When I posted my 100th post, I literally jumped out of my seat. I had gone from never having read a food blog to starting my own culinary repository. By my 100th post, I was grateful—I had followers, a Twitter account, a Facebook page, and a community of like-minded food bloggers around the world. Today, I am happy to tell you that this is my 200th post! And today, I am grateful for slightly different reasons. You see, when I started my blog I had a flexible schedule. Now, as a result of my transition from being an academic to working in policy, my schedule is a lot less flexible. Today, I am grateful to have maintained Como Water through my career transition. I may not post as often as I did before and I may not be able to comment on as many blogs as I did before, but here I am… 200 posts in and still kicking!
To commemorate my 200th post, I’m sharing my second documentary review for “spring cleaning” month. Fat, Sick, and Nearly Dead traces the lives of Joe and Phil, who although worlds apart are serendipitously brought together through their rare auto-immune disease and their fight against obesity. To combat these diseases, Joe and Phil embarked on an ambitious juice fast. The result? A total loss of hundreds of pounds, better relationships, and almost complete remission of their auto-immune disease.
This film spoke to me. Without being overly-personal, I’ll just say that the struggles faced by these two men really hit home. I suspect, they would hit home for more than a few of you too. The movie traces the real life difficulties associated with a juice fast—how the first couple of days are the hardest, how you may have to cut yourself off from folks in those first few days to get over the hump, and how so much of what we eat is tied to complex emotions.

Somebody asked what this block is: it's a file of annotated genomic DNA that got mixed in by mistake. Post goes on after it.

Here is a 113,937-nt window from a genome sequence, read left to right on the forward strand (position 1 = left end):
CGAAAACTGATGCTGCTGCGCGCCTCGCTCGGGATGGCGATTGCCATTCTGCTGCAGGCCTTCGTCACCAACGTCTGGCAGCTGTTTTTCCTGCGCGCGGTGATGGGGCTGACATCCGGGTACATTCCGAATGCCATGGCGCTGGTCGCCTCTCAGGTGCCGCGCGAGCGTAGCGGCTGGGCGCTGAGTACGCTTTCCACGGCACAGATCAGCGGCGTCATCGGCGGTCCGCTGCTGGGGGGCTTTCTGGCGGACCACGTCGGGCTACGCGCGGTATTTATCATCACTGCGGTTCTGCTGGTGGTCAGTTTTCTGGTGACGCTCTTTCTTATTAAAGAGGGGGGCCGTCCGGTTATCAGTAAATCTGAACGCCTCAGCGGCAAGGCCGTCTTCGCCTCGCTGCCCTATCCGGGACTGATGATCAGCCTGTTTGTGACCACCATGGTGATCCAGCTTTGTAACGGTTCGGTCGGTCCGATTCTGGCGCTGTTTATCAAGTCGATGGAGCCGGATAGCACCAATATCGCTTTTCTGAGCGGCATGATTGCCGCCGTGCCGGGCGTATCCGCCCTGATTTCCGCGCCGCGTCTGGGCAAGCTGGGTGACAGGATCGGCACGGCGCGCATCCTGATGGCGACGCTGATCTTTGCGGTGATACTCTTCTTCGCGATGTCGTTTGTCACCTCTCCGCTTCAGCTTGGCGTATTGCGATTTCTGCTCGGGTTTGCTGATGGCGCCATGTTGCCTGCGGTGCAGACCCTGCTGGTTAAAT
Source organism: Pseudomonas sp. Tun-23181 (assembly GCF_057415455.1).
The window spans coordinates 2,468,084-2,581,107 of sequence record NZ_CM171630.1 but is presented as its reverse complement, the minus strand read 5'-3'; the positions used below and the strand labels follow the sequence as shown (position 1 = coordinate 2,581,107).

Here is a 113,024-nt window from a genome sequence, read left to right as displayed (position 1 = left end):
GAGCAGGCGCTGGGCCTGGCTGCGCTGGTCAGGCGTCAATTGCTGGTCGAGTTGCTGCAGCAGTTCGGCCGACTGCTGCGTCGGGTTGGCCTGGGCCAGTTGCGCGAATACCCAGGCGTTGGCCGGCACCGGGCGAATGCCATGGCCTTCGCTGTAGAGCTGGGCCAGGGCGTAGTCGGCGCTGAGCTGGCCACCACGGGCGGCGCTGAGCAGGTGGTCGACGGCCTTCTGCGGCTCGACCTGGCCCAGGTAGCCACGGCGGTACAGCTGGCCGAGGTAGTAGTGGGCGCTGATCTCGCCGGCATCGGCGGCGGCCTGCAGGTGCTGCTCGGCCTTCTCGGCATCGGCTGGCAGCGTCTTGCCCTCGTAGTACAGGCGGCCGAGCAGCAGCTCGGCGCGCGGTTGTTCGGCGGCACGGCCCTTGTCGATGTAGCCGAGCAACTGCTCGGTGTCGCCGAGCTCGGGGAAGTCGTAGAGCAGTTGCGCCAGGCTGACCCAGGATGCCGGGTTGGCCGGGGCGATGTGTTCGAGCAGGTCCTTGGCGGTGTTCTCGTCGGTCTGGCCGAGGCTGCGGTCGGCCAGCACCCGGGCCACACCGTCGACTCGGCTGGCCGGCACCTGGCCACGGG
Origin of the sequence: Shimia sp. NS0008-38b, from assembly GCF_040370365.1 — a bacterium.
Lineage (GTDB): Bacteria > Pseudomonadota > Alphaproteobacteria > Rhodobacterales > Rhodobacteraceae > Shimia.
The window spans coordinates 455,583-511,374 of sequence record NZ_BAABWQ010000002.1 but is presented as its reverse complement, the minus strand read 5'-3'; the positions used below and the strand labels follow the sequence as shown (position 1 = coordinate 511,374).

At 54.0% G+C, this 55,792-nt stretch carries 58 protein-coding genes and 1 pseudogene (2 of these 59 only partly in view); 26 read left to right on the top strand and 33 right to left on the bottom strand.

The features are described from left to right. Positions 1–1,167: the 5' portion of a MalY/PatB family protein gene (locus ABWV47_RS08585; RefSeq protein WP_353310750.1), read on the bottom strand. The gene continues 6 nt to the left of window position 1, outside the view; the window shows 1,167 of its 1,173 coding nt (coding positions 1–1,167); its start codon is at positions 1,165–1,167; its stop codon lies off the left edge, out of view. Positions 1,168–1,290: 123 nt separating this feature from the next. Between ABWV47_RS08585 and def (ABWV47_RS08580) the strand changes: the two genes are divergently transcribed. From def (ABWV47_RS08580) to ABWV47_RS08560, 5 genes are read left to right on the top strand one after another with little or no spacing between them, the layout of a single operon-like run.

The film also captures—quite pointedly—Americans’ psyches around food:
“I don’t have the will power to do a juice fast.”
“I’m hooked on bad food.”
“If I’m going to die, I’m going to die happy.” Food equated with happiness…. Sounds a bit like a drug, no?
Despite making you think, the film is not preachy and has a lot of positivity woven throughout. It’s heartwarming and educational—discussing macronutrients versus micronutrients, as well as the lack of nutrients we get from processed food. All in all, I would say the strengths of the film are Joe and Phil’s narratives and the transformations they, people like you and me, were able to make in their lives. If you like a good story (that happens to be true AND teaches you about nutrition) then watch Fat, Sick, and Nearly Dead. It was truly inspiring, and was actually the impetus behind my Juices, Smoothies, and Superfoods month recipes in January! I hope you check it out and I hope you have a Happy Wednesday!Comments